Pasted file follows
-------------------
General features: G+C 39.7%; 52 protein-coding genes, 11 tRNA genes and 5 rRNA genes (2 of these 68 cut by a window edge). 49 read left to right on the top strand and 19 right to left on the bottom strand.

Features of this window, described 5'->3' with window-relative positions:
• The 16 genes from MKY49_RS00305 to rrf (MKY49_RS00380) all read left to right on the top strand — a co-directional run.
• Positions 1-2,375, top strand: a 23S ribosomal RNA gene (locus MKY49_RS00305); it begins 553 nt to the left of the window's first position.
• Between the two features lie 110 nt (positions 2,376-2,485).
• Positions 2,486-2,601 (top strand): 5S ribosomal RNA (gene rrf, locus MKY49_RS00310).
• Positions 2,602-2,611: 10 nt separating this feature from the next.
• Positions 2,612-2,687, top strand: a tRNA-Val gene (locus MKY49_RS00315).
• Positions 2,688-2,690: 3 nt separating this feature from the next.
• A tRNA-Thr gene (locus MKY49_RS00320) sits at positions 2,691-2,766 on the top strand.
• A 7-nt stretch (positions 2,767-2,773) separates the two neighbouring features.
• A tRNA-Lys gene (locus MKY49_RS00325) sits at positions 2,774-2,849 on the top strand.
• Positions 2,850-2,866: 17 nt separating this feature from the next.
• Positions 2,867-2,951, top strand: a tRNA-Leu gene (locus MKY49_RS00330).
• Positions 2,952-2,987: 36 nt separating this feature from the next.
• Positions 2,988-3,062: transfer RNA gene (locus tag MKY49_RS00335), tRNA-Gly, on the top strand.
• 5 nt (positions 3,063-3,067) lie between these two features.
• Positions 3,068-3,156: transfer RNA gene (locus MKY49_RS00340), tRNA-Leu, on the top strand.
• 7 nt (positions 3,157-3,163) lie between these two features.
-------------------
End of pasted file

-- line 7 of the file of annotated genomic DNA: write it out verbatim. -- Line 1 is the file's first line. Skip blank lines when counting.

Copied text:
• Positions 2,602-2,611: 10 nt separating this feature from the next.